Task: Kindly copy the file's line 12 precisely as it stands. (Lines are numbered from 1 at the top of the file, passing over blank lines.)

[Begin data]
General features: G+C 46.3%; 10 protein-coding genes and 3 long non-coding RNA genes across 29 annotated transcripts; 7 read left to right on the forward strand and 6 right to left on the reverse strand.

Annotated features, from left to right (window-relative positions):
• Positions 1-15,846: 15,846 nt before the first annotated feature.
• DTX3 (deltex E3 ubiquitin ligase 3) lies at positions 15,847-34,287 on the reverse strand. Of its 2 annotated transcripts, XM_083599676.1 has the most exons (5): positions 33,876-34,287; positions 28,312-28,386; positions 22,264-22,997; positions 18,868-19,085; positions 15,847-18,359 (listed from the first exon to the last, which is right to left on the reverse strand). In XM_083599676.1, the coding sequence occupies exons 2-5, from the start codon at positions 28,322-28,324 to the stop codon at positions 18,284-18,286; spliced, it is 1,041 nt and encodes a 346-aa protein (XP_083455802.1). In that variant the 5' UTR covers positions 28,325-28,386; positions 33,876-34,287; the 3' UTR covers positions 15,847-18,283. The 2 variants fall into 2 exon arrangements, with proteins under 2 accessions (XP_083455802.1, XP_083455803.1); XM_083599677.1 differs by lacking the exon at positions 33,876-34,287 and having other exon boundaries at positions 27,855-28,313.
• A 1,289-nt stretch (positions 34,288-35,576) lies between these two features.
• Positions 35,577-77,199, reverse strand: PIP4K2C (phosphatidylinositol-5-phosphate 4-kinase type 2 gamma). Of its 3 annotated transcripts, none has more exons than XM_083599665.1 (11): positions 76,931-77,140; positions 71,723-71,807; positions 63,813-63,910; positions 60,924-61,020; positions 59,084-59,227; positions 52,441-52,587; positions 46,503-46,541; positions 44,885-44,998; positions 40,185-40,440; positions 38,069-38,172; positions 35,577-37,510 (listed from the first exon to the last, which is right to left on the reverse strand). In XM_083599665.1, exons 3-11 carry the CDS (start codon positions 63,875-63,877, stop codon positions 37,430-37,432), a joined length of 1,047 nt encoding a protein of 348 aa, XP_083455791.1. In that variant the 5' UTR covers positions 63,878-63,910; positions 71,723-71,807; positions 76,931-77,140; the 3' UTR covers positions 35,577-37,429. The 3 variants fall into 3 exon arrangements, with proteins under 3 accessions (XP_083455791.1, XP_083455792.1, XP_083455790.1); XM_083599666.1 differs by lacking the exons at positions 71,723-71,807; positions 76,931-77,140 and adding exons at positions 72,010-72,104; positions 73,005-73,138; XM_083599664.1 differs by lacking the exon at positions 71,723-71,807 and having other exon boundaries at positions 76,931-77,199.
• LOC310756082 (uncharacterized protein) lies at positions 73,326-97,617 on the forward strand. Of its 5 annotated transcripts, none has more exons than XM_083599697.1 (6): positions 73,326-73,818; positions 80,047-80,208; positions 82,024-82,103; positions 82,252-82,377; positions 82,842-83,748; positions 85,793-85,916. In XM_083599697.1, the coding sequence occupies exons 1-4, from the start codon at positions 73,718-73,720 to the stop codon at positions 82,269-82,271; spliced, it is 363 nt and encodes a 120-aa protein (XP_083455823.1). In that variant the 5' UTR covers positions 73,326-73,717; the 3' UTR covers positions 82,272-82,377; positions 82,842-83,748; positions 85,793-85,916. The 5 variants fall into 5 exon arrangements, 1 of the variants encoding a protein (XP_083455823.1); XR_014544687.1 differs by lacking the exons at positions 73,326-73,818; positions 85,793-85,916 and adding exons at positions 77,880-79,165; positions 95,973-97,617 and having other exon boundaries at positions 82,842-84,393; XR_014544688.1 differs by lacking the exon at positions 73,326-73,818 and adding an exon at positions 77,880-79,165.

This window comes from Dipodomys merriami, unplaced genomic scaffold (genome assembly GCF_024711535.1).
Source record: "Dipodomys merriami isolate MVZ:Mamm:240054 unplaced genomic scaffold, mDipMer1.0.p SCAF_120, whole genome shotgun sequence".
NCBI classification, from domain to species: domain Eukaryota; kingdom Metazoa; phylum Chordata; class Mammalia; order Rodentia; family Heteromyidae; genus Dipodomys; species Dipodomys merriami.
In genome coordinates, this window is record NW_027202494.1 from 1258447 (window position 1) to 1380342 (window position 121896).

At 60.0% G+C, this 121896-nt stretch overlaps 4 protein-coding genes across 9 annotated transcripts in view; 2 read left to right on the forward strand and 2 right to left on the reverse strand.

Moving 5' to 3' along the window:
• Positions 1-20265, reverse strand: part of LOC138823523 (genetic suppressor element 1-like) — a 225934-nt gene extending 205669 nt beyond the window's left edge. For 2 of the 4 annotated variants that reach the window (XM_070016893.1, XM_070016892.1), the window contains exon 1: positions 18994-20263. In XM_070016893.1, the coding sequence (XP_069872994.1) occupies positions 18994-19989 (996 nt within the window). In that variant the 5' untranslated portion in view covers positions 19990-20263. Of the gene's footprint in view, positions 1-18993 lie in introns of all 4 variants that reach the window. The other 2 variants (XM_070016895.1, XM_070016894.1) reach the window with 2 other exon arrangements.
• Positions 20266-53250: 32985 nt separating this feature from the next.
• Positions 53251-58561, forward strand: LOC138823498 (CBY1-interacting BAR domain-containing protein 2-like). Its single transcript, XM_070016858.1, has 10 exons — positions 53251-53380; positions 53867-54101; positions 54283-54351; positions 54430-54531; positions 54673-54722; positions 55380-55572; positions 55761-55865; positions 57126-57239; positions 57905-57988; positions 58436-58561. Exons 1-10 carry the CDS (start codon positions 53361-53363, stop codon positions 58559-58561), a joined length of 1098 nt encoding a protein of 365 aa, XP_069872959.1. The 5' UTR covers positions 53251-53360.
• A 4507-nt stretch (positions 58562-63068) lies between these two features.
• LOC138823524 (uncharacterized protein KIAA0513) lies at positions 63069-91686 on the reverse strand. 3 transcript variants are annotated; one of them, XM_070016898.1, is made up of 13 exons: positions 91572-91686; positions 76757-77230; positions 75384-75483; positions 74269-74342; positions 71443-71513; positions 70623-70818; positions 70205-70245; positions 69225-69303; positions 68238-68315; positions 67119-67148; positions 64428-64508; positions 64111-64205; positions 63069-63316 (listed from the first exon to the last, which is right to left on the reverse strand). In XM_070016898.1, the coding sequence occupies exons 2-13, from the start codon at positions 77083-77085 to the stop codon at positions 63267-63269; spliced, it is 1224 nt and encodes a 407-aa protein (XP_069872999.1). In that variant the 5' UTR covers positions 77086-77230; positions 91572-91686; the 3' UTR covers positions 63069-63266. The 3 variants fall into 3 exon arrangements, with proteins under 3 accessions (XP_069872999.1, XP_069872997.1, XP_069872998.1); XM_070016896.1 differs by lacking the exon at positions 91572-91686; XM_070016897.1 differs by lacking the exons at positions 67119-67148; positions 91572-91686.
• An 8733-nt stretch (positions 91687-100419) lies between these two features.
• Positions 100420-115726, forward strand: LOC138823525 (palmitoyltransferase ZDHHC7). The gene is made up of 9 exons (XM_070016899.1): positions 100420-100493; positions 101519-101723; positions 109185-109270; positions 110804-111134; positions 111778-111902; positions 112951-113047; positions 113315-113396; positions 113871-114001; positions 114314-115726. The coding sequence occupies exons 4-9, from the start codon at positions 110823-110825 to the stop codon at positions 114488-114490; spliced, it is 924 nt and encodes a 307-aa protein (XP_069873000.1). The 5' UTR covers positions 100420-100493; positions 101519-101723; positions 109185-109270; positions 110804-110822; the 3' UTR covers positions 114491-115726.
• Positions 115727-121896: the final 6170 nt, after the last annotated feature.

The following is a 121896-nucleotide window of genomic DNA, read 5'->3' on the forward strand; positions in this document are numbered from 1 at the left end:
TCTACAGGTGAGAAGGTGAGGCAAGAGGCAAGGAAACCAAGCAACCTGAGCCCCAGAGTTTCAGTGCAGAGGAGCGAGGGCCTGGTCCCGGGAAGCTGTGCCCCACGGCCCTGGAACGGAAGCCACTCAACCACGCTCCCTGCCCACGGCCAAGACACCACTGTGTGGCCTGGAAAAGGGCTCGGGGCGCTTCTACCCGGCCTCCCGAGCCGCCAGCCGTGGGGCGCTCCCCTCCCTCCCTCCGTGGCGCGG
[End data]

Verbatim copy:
At 60.0% G+C, this 121896-nt stretch overlaps 4 protein-coding genes across 9 annotated transcripts in view; 2 read left to right on the forward strand and 2 right to left on the reverse strand.